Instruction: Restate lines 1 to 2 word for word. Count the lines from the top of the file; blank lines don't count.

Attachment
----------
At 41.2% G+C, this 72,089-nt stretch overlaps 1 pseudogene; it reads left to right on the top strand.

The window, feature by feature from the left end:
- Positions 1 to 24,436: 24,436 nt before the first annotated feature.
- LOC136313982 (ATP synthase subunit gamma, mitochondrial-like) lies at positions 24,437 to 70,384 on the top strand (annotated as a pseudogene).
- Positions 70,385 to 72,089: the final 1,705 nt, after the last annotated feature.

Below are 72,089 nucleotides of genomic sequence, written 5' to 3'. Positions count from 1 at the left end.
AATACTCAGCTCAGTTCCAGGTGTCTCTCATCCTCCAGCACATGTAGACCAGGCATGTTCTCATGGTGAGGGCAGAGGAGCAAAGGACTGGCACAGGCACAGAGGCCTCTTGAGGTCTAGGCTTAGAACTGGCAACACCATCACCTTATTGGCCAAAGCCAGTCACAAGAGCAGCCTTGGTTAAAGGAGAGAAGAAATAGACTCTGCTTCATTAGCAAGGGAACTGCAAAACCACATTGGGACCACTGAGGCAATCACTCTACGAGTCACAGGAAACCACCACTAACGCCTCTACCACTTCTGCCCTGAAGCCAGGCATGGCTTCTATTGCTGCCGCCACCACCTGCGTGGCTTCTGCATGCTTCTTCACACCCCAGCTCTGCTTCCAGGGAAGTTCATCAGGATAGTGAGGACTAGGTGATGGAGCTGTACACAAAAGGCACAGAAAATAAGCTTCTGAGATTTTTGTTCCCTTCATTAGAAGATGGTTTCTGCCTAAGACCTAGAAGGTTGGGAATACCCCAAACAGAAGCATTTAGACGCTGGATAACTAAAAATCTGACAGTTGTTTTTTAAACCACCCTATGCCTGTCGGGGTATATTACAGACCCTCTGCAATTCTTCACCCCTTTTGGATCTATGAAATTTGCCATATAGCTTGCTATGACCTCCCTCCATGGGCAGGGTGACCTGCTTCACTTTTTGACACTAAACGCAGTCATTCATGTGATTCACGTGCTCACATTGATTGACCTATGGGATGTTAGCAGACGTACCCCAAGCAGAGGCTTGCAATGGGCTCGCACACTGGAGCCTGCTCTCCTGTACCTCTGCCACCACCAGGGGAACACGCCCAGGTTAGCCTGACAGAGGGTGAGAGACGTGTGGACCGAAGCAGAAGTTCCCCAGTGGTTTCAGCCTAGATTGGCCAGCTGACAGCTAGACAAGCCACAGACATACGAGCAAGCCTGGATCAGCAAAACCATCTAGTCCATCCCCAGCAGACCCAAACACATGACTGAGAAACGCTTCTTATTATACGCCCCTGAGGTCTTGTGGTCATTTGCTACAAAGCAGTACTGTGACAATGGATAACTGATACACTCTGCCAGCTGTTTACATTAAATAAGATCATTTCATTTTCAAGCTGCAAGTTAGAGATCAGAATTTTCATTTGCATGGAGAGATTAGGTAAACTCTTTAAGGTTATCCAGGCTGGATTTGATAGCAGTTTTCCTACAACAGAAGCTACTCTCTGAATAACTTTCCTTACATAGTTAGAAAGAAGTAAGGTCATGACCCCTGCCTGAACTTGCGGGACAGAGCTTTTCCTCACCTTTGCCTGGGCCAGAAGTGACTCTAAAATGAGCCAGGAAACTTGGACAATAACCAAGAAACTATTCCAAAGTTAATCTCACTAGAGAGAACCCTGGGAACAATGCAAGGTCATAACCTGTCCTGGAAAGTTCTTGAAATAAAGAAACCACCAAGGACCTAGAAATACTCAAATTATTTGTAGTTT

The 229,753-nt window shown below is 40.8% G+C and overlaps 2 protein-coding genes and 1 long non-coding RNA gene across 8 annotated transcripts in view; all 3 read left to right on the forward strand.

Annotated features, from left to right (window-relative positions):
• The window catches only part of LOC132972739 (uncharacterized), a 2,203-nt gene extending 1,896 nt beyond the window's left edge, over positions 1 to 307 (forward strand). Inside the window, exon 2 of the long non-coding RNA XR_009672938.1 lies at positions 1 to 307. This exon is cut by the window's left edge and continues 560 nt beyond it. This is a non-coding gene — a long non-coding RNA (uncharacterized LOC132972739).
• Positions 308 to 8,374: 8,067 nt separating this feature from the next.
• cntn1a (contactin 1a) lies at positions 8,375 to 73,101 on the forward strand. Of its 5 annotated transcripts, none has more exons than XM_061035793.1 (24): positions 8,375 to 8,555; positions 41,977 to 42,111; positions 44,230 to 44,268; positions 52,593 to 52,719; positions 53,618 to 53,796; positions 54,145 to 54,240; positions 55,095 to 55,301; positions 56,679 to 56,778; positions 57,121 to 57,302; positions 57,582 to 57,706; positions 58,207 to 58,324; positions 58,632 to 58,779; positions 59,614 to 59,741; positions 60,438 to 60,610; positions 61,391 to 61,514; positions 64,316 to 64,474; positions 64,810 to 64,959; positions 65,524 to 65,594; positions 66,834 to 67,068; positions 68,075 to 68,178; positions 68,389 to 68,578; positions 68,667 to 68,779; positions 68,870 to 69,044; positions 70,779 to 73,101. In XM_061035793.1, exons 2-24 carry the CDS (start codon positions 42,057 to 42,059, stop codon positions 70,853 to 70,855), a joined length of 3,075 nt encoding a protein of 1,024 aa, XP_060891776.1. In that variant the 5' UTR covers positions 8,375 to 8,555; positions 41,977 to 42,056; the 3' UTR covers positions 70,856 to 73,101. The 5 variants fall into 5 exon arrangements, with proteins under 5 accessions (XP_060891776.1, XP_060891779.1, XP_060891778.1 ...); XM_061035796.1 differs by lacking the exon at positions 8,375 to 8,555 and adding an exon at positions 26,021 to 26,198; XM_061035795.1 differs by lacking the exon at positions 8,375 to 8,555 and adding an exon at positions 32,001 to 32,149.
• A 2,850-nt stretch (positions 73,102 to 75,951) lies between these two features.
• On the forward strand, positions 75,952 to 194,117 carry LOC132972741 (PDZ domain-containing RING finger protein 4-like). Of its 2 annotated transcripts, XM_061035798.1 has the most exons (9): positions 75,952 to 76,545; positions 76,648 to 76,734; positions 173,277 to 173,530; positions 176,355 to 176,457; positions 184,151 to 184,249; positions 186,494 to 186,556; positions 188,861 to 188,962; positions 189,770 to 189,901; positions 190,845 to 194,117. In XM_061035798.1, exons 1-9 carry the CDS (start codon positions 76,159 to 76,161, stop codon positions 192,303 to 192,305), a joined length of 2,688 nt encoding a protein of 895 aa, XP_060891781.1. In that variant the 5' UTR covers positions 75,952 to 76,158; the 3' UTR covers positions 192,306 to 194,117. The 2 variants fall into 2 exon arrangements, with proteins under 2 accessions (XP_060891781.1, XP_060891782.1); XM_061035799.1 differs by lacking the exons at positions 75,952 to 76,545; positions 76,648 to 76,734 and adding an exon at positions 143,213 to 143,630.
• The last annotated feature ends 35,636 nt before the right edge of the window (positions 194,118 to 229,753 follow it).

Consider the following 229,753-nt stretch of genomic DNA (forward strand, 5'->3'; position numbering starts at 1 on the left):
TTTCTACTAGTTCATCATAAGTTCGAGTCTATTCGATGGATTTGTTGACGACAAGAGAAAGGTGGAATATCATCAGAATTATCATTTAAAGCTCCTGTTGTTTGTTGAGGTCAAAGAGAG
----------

At 41.2% G+C, this 72,089-nt stretch overlaps 1 pseudogene; it reads left to right on the top strand.

The window, feature by feature from the left end: